People who do nothing but hate think hate is art.

They’re wrong.

Art is a creative force, not a destructive one.

What does matter is your core audience. Now if you write and write and produce and put your stuff out there and very few people are feeling any love for it, that’s a different problem. However, if your core audience can be built big enough, that’s all you need. You don’t have to go chasing after the people who are running away from you. No one gets universal acceptance. Don’t even try for it. Expect obstacles and naysayers and pay little or no attention to them if you can. For everything you love, for everything you think is the best, there are millions of people who sneer and call it shit.

Check the comments on any book you love on Amazon.com. See all those nasty reviews? Now, do you really love that book any less because some guy  you don’t know thinks it’s the worst thing on earth since the rise of Hitler and Pottery Barn?

Great people make you feel like you can be great, too.

Haters don’t do that. They don’t even know how to do that.

Now is the time for all good indies to stand up. You now have the technology in your hands to let your unique voice be heard. You can be read when, just a short time ago, gatekeepers could hold you back. There are no gatekeepers anymore. You don’t have to approach publishing or film or any other art as if you’re going to The Man for a job! You can employ yourself and deploy yourself. You can Crowd Source your financing or  convince a fan of your blogged fiction to spend a few bucks for an e-book that costs nothing to distribute. You can grow your fan base without old media’s distribution system and middle man percentages. You can be the boss if you want to be. Your art doesn’t have to wait and you don’t have to ask permission. Make your art and see who shows up. Whoever shows up and stays is your audience.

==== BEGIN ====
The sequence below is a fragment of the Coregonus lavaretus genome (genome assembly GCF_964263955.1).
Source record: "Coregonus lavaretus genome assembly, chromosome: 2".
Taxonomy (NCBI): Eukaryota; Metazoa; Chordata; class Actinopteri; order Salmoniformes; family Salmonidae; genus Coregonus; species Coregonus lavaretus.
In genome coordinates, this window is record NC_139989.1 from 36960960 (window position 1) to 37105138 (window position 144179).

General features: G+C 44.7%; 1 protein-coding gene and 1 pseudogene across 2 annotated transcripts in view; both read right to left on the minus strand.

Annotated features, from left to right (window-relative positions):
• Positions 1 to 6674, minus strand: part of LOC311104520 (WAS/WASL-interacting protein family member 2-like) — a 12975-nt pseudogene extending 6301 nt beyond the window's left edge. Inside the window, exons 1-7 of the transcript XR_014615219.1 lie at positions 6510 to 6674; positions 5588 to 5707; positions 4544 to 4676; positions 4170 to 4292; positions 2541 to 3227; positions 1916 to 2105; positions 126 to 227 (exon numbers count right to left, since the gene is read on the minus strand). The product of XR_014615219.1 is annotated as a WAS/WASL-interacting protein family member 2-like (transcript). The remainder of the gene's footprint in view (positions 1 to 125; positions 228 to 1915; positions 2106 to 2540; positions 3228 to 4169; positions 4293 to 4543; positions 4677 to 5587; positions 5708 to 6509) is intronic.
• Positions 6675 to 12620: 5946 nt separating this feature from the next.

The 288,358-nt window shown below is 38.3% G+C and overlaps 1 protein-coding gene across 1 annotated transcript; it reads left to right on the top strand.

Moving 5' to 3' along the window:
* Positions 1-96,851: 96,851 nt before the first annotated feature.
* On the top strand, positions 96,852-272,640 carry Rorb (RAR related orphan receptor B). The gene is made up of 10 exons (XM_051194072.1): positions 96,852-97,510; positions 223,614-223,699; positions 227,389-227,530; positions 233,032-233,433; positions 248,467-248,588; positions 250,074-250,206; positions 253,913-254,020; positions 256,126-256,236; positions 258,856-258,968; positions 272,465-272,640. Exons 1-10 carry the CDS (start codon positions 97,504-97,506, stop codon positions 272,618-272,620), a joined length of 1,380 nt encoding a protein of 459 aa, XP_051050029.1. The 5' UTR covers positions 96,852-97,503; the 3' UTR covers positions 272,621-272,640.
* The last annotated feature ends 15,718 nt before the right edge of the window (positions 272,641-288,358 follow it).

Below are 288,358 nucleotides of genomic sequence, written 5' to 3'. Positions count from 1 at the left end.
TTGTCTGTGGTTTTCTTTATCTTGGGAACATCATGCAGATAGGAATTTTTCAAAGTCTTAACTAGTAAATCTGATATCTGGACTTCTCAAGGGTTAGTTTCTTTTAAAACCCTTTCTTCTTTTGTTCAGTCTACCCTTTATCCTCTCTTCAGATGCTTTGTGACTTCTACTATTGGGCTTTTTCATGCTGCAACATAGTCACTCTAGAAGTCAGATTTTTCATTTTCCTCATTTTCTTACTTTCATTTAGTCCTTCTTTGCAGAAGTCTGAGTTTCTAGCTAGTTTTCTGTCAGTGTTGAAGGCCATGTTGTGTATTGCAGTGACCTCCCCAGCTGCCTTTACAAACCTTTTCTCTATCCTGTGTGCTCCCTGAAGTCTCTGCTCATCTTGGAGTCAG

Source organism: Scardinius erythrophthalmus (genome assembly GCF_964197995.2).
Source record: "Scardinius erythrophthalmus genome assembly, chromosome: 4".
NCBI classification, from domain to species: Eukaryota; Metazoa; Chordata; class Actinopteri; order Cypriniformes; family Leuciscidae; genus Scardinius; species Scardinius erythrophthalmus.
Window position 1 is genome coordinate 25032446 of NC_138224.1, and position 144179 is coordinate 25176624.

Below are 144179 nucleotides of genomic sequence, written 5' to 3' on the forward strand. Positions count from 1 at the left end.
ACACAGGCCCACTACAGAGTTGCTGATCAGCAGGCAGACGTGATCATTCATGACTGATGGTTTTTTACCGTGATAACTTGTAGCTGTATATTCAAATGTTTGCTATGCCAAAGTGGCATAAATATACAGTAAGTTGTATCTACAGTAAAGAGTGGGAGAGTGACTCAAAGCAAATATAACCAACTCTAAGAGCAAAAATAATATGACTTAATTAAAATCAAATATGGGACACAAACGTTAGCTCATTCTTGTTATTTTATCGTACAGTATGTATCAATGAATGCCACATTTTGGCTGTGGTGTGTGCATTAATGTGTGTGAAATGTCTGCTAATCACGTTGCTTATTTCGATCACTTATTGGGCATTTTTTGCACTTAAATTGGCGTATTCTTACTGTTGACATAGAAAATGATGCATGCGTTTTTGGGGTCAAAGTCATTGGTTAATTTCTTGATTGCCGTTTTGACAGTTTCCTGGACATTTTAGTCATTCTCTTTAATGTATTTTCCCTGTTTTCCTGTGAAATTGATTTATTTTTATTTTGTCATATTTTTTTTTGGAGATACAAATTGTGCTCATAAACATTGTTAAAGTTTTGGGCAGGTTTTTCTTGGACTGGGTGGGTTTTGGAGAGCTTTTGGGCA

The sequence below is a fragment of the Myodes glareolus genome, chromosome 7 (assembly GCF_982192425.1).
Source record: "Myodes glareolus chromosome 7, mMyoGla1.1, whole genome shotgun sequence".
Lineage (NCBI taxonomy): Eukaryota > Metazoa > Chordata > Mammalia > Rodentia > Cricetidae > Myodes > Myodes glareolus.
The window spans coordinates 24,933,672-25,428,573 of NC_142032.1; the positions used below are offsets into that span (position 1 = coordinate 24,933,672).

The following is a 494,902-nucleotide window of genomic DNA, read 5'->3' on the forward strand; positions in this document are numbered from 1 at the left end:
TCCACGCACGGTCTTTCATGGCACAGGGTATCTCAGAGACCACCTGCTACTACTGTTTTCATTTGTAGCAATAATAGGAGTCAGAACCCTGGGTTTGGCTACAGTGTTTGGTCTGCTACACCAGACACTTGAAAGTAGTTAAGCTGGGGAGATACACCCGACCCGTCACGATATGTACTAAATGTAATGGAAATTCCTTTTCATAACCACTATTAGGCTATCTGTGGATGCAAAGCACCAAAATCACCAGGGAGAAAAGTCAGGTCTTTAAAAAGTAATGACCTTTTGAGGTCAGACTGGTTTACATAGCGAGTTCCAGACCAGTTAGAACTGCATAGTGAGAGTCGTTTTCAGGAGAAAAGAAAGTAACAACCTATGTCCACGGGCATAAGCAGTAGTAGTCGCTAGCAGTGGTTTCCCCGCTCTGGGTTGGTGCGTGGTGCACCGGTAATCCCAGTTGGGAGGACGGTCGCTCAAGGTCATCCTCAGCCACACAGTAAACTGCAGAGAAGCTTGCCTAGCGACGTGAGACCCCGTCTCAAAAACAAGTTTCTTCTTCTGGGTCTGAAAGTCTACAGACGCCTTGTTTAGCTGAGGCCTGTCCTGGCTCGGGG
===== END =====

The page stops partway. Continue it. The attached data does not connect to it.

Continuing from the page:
Remember Chili Palmer in Get Shorty? Some guy tells him how easy it is to write a screenplay. “We can do this…we can do that…” Chili lights a smoke and says, “It’s really that easy? Then I got one question. What do I need you for?”

Here’s today’s message for you if you’re my core audience:

Not sure how to proceed? Resolve to ask questions, learn and try.

When you mess up, resolve to begin again.

If you’re new here and like it, welcome. I’m Chazz.

If you don’t like it, via con dios, friend. I hope you find what you’re looking for.

If you don’t like it and you choose to stay, well, that’s your own damn fault

because you’re looking for coconuts at the drugstore, you idiot!

Oh, and the person who felt alienated by my Twitter post? I saved her some trouble. I agreed with her.

Then, in honor of Kevin Smith’s fine example, I didn’t just block that bitch. I KA-blocked her.

Filed under: publishing, self-publishing, Twitter, Writers, writing tips, , , , , , , , , , , , , , , ,